3 – Organizational profitability rests on individual creativity

Academic researchers have begun to converge on the opinion that:

“Considerable evidence now suggests that employee creativity can make a substantial contribution to an organization’s growth and competitiveness” (Baer & Oldham, 2006).

Further in an article in The Economist it was suggested that the biggest challenge facing organizations is identifying and developing individuals with “brainpower (both natural and trained) and especially the ability to think creatively”  (Frymire, 2006).

 4 – Creative teams perform better and are more efficient

In a research study of creative teams in industry, Gilson, Mathieu, Shalley and Ruddy (2005) found that teams that were more creative scored higher on objective measures of performance and were also found to work more effectively within budgets.

Further, the studies that have examined High Performing Teams (Katzenbach & Smith, 2003), have found that these teams are characterised by their willingness to think creativity and find innovative solutions to problems.

 5 – Creative organisations are more profitable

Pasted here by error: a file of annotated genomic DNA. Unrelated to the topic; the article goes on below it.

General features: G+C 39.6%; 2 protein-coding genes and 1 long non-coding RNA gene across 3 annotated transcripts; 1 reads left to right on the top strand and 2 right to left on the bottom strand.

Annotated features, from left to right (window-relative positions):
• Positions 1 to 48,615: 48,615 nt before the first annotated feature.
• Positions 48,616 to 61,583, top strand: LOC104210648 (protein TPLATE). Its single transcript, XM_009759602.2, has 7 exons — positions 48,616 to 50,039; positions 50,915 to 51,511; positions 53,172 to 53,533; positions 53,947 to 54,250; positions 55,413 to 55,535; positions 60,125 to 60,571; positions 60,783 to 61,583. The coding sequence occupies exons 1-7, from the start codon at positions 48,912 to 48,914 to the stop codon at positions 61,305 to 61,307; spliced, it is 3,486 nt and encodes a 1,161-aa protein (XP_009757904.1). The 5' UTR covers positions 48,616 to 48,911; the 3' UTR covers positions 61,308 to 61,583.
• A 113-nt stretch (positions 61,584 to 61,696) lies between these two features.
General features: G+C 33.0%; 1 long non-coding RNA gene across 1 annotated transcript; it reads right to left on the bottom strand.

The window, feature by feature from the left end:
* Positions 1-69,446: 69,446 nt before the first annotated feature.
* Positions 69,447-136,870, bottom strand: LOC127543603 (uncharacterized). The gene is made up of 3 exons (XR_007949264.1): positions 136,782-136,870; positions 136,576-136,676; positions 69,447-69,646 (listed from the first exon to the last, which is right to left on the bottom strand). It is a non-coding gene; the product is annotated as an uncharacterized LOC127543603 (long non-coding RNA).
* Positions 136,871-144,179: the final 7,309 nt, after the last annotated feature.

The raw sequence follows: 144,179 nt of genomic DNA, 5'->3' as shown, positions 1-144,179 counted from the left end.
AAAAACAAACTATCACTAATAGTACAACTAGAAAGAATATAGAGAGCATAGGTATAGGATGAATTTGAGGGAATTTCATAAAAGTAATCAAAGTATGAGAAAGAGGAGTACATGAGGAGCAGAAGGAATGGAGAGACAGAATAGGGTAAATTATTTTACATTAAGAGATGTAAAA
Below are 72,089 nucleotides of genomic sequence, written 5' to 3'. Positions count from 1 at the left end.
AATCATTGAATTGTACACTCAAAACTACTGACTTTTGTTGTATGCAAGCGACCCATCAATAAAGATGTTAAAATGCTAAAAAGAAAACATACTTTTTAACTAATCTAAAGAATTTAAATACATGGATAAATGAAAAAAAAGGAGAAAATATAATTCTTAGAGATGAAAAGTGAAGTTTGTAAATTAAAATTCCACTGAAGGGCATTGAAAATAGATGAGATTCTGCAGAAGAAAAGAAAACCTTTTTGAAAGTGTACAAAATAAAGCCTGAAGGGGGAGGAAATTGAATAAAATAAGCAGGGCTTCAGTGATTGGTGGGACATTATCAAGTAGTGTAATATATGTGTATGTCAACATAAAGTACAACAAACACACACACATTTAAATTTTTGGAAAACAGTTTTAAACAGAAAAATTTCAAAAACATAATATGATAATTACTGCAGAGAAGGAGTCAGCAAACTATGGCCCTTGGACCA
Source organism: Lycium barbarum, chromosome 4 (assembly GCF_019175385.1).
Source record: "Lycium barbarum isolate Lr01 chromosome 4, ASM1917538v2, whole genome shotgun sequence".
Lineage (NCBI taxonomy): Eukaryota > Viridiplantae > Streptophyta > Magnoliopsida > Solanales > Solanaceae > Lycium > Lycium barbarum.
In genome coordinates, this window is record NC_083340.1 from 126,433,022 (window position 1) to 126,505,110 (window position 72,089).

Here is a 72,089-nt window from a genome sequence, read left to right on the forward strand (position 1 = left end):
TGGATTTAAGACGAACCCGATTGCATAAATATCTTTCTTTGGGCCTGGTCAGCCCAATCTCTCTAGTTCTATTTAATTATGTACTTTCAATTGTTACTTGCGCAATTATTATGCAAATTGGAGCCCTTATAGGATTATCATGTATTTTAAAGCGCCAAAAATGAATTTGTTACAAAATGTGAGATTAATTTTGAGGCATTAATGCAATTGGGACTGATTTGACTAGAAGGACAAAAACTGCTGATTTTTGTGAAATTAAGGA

First, creative companies harness the creativity within the organization to improve or invent new products, processes and services.  As indicated in the  report:

“We assume that 50% of our revenue in 5 years’ time must come from sources that do not exist today.  That is why we innovate.”

In the same Ernst & Young report it was found that highly successful companies realise that:

“the ability to manage, organise, cultivate and nurture creative thinking is directly linked to growth and achievement.”

Further, the report highlighted that “Innovation ‘for the sake of it’ is often essential, but the speed at which a fast-growth company moves forward will depend on its ability to connect creativity to profit.”

In a recent study of 190 Agile companies, Bottani (2010) found that their flexibility and speed of reaction were strongly dependent on creativity.  Similar results have been found in a study of agile companies by BTM where agile firms were prepared to innovate and experiment with creative approaches to emerging technologies, work practices, product or service concepts and customer segments or product markets.

Similarly, within the research frameworks that have examined the characteristics of High Performing companies, creativity features strongly.  The Accenture Institute of High Performance (2003-2010) found that High Performing organisations created powerful strategies, encouraged deep insight, originality and the engagement of creativity across all employees.  Lastly, these companies invested disproportionally in recruiting and developing people.